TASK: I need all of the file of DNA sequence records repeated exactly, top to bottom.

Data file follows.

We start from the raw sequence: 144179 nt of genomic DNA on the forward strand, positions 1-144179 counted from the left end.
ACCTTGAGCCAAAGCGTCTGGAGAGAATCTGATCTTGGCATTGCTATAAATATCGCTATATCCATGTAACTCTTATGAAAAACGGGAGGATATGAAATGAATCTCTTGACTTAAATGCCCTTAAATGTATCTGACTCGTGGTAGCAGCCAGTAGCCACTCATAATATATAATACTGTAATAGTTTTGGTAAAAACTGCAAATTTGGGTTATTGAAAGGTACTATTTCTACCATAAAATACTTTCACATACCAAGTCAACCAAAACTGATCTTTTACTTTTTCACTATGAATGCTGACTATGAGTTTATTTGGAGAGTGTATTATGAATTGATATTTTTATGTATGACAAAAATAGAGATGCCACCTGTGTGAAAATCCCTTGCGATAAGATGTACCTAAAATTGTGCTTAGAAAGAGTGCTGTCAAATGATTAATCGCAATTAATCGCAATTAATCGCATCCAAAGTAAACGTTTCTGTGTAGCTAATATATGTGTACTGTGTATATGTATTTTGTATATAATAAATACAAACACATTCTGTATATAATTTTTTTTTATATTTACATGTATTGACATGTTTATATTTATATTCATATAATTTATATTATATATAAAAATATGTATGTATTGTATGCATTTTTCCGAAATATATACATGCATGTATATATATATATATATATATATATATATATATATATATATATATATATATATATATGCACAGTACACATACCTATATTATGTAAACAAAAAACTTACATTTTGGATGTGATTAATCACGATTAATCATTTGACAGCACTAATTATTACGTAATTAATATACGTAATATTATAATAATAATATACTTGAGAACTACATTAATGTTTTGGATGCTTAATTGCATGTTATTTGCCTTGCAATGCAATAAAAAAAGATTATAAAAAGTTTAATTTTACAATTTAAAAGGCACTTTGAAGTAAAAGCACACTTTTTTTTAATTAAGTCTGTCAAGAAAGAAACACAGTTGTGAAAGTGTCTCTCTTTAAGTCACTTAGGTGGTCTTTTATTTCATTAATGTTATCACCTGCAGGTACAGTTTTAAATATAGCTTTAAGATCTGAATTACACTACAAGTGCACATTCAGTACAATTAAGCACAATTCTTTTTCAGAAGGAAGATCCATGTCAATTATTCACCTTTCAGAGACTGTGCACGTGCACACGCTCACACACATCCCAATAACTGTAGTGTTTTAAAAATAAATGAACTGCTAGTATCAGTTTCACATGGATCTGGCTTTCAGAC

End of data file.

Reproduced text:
We start from the raw sequence: 144179 nt of genomic DNA on the forward strand, positions 1-144179 counted from the left end.
ACCTTGAGCCAAAGCGTCTGGAGAGAATCTGATCTTGGCATTGCTATAAATATCGCTATATCCATGTAACTCTTATGAAAAACGGGAGGATATGAAATGAATCTCTTGACTTAAATGCCCTTAAATGTATCTGACTCGTGGTAGCAGCCAGTAGCCACTCATAATATATAATACTGTAATAGTTTTGGTAAAAACTGCAAATTTGGGTTATTGAAAGGTACTATTTCTACCATAAAATACTTTCACATACCAAGTCAACCAAAACTGATCTTTTACTTTTTCACTATGAATGCTGACTATGAGTTTATTTGGAGAGTGTATTATGAATTGATATTTTTATGTATGACAAAAATAGAGATGCCACCTGTGTGAAAATCCCTTGCGATAAGATGTACCTAAAATTGTGCTTAGAAAGAGTGCTGTCAAATGATTAATCGCAATTAATCGCAATTAATCGCATCCAAAGTAAACGTTTCTGTGTAGCTAATATATGTGTACTGTGTATATGTATTTTGTATATAATAAATACAAACACATTCTGTATATAATTTTTTTTTATATTTACATGTATTGACATGTTTATATTTATATTCATATAATTTATATTATATATAAAAATATGTATGTATTGTATGCATTTTTCCGAAATATATACATGCATGTATATATATATATATATATATATATATATATATATATATATATATATATATATATATGCACAGTACACATACCTATATTATGTAAACAAAAAACTTACATTTTGGATGTGATTAATCACGATTAATCATTTGACAGCACTAATTATTACGTAATTAATATACGTAATATTATAATAATAATATACTTGAGAACTACATTAATGTTTTGGATGCTTAATTGCATGTTATTTGCCTTGCAATGCAATAAAAAAAGATTATAAAAAGTTTAATTTTACAATTTAAAAGGCACTTTGAAGTAAAAGCACACTTTTTTTTAATTAAGTCTGTCAAGAAAGAAACACAGTTGTGAAAGTGTCTCTCTTTAAGTCACTTAGGTGGTCTTTTATTTCATTAATGTTATCACCTGCAGGTACAGTTTTAAATATAGCTTTAAGATCTGAATTACACTACAAGTGCACATTCAGTACAATTAAGCACAATTCTTTTTCAGAAGGAAGATCCATGTCAATTATTCACCTTTCAGAGACTGTGCACGTGCACACGCTCACACACATCCCAATAACTGTAGTGTTTTAAAAATAAATGAACTGCTAGTATCAGTTTCACATGGATCTGGCTTTCAGAC